Elections in Germany
With only a few hours left until the German polls open, the victorious Olaf Scholz is chasing the vote at home.
Still unable to relax – in a recent poll, the CDU’s Christian Democrats with party leader Armin Laschet were key.
It’s claustrophobic in Potsdam outside Berlin, where two of the top three candidates in the election – Social Democrat Olaf Schultz and the Green Party Annalina Barbock – have their own constituency.
Hundreds of people flock to an unimportant suburban plaza, where Schulze recruits votes in the shadows of two tall buildings. A man sticks his head out of his window on the fifth floor, shouts something inaudible and raises his fist clenched. Schulz waves happily.
Had it not been for the police and one or two international television teams, one would have thought it was a local politician and not the German Finance Minister and perhaps the next chancellor to speak.
Schulz’s SPD has been leading in opinion polls since August, and many have counted the main opponent, Armin Laschet, of Angela Merkel’s Christian Democrats, who have so far failed to win over voters.
However, it does On the same – a recent poll by the Allensbach opinion institute showed that only one percentage point now distinguishes between the two political giants. About four in ten Germans voted early this year, but there was still plenty of time to attract unsafe voters.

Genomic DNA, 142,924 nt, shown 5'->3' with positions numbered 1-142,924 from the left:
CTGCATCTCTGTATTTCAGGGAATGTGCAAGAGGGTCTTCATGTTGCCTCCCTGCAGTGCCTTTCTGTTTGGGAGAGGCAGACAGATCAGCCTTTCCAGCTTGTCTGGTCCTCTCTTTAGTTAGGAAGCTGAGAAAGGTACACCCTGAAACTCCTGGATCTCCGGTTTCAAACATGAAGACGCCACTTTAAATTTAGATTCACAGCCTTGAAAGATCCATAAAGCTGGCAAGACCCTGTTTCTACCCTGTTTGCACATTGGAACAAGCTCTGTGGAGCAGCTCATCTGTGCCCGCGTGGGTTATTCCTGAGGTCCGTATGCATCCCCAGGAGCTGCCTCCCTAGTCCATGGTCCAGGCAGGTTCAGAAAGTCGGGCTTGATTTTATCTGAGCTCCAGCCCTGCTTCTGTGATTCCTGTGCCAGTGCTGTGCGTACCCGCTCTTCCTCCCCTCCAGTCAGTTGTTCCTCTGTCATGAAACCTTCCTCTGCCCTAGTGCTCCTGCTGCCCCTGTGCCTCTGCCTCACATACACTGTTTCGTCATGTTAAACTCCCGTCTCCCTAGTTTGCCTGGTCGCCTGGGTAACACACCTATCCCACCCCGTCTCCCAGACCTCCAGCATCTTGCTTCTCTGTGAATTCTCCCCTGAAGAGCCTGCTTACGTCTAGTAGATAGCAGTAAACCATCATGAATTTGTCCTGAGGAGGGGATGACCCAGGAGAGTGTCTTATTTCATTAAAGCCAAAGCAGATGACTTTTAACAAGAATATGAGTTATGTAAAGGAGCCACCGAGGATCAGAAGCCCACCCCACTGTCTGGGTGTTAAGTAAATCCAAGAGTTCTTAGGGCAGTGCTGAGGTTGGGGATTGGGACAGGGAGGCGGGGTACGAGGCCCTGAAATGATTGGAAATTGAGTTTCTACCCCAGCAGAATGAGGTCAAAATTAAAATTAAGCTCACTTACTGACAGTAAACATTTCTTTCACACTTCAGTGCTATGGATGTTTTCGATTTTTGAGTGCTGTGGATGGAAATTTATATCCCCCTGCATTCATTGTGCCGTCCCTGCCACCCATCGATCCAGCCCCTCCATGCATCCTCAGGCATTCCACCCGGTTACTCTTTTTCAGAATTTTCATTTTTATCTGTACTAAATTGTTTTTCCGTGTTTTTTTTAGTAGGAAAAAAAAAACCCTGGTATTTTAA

Anne, who does not want her last name in the newspaper, has not decided what she will vote for, but she hopes the SPD will be the bigger party.
“So the next chancellor doesn’t become a Christian Democrat,” she says.
Its heart issues are climate, justice and healthcare issues, as SPD wants a system with joint health insurance rather than the many different health funds where some are private and some are public.
Ann, who herself works for a health insurance fund, agrees.
“Even if it means losing my job,” she says.
Russian Jana, a student at the University of Potsdam, thinks the message was good. This is the second time she’s seen Schultz during the election campaign.
“I would definitely have voted for him if I had been German,” she says.
she has Fritz, who does not want to be in the picture, believes that most of the people who have already come here already sympathize with Scholz, but they want to strengthen their convictions.
“It’s fun to see,” he says.
Polling stations open at 8 am on Sunday.
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